What advice do you have for students, staff and faculty as they arrive on campus – many for the first time – and find themselves re-learning how to foster in-person dialogue and support student expression?

 


Chair, UC National Center for Free Speech and Civic Engagement

   Michael V. Drake, M.D., President, University of California

These past many months have been challenging and isolating for the UC community. Fortunately, thanks to the efforts of so many, and following appropriate guidelines, we’re able to gather again in person on our campuses this fall. At UC Berkeley and UC Merced, students have already returned to campus. Palpable joy and positive energy are in the air. Students are excited to see their friends, take new classes, and get out and explore. Energized faculty and staff are there to welcome them and support their education. All are focused on protecting themselves and the greater community, of course, but it’s wonderful to see our campuses bustling with activity again.

Universities are dynamic ecosystems that provide opportunities to wrestle with big ideas and challenges, to develop solutions, and to learn from people with a broad range of perspectives and backgrounds. I’m grateful for the opportunities we have at UC. I’m reminded also that we have a solemn responsibility to safeguard our ideals and ensure that our campuses remain places where diverse ideas are nurtured and appreciated, and where every member of our community can thrive. Together, we can use our knowledge and our voices to make the world a better place.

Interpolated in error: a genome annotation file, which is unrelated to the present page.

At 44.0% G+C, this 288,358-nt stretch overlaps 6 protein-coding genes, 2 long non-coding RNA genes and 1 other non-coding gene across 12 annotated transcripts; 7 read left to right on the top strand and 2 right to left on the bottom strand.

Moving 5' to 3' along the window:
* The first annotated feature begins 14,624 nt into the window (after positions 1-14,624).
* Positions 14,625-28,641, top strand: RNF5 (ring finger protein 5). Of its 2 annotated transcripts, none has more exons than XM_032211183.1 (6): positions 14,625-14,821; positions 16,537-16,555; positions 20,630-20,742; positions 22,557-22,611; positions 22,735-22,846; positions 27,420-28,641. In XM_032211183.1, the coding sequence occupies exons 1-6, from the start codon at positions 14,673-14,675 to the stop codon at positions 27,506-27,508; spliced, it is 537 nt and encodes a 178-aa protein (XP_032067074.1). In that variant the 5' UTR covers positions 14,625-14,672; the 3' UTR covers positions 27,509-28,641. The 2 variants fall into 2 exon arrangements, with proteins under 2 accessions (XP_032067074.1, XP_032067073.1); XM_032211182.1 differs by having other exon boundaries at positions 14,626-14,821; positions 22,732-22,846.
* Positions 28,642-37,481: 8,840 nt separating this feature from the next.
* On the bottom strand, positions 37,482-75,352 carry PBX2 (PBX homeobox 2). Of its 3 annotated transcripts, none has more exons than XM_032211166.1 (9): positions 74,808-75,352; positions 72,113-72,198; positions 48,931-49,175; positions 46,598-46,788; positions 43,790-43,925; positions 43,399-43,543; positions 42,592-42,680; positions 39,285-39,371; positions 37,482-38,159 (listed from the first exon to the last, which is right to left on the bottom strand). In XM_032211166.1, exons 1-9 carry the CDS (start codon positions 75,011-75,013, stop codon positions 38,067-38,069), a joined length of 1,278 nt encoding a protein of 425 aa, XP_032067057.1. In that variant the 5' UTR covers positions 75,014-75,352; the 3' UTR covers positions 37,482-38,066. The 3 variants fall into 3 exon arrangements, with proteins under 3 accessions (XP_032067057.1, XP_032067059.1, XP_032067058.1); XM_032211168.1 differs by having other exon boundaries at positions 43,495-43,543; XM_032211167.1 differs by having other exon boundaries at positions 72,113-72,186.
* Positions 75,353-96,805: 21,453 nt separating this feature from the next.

National Advisory Board Member, UC National Center for Free Speech and Civic Engagement

    John B. King Jr., President, The Education Trust

Higher education is the surest path to the middle class, yet deep disparities remain in college attainment. Political leaders must ensure equitable access to education beyond high school, especially for students of color and students from low-income backgrounds who are too often excluded from and underserved by U.S. colleges. But higher education isn’t only about promoting economic mobility. It’s also about cultivating habits of citizenship in a diverse democracy. These habits include free inquiry and free expression: the insight to ask probing questions; the discernment and humility to learn from new information, especially when it doesn’t fit prior assumptions; the courage to speak out on public issues, even if others disagree. These hallmarks of our democratic republic and of higher education are under attack in the body politic and on college campuses. Bills have passed in some states, and are popping up in others, to forbid teaching about slavery and the Jim Crow south. The science of COVID-19 and the legitimacy of the 2020 election are viewed through the lens of political partisanship. Well-funded, anti-democratic campaigns to restrict voting threaten to silence certain voices.

How should college leaders, educators, and students respond? By redoubling our commitments to the knowledge-building and justice-seeking work at the heart of the Socratic project we call education. Keep asking tough questions and demanding hard evidence. Keep an open mind to new ideas while maintaining a healthy skepticism of claims that don’t hold up to scrutiny. Keep speaking truth to power – and be ready to show your own receipts. And don’t let the sophists get you down.





National Advisory Board Member, UC National Center for Free Speech and Civic Engagement

      Geof Stone, Edward H. Levi Distinguished Professor of Law, The University of Chicago